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What Google’s Mobilegeddon is (and why you should care)

April 21, 2015, 10:33 PM UTC

Dubbed “Mobilegeddon,” Google’s latest tweak to its search algorithm arrived on Tuesday. It could make a significant impact on how company’s websites are ranked in search results on smartphones.

The adjustment will now favors sites in search that are more mobile friendly. That means companies and retailers that have sites that meet Google’s mobile standards will rank higher in search results on phones.

As the search giant announced in February, the change “will affect mobile searches in all languages worldwide and will have a significant impact in our search results. Consequently, users will find it easier to get relevant, high quality search results that are optimized for their devices.”

According to marketing agency Merkle/RKG, as of early April, 46% of Fortune 500 companies and 29% of the top 500 retail sites had not received Google’s “mobile-friendly” designation.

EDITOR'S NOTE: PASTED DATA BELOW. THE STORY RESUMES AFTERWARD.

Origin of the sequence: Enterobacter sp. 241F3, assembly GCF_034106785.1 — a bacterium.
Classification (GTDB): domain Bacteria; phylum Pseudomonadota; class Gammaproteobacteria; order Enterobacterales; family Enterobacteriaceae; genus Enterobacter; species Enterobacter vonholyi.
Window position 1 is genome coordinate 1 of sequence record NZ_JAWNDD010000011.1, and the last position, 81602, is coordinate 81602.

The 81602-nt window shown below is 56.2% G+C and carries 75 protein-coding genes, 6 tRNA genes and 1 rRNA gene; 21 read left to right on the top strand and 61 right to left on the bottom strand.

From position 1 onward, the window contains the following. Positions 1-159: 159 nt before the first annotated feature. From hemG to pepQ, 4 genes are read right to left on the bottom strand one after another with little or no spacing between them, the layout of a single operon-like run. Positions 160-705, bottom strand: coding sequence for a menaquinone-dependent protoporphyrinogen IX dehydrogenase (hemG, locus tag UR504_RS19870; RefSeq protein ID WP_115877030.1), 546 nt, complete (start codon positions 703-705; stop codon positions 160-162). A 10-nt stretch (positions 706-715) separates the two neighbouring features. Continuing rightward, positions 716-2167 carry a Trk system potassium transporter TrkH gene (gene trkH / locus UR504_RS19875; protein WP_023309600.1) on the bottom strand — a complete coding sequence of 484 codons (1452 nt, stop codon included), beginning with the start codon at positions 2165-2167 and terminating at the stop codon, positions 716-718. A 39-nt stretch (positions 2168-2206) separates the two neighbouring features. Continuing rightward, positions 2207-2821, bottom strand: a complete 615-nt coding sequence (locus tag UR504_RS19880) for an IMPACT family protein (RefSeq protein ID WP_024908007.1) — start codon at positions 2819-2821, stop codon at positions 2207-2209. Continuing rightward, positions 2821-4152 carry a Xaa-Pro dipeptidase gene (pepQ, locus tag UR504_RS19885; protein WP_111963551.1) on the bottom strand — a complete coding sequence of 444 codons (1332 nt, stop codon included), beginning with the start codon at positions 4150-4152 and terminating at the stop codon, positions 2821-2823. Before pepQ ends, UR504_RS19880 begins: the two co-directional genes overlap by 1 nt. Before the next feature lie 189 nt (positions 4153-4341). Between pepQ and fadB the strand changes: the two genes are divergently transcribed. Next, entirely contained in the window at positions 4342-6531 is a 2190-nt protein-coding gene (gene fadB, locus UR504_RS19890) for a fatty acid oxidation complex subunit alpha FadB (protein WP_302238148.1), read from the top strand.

Mobilegeddon could mean a drop in traffic for these websites that don’t meet Google’s standards for being smartphone friendly. Google (GOOG) even launched an online an online test for companies to determine whether their site meets the search engine’s criteria.

What constitutes a mobile friendly site? Google says that websites need to have a layout and text that is large enough so people don’t have to zoom, or scroll horizontally. Users should also be able to easily click on links via a touch interface.

As more people search on mobile and access the web via smartphones, Google has to make sure that it presents the highest quality search results to users. Retailers, specifically, will need to make sure that their sites meet Google’s standards.

It’s important to note that this will not take effect on tablets or desktops. And Google says that this is a page-level change, which means that it will only effect the pages of your site that are not mobile friendly.

We won’t be able to know who algorithm affects for another week, the company says, as Mobilegeddon won’t fully expand to all pages indexed until next week.

Even so, Google isn’t ringing the alarm bells to loudly. As the company writes, it still uses a “variety of signals to rank search results,” and a page with high quality content could still rank high even if it is not mobile friendly.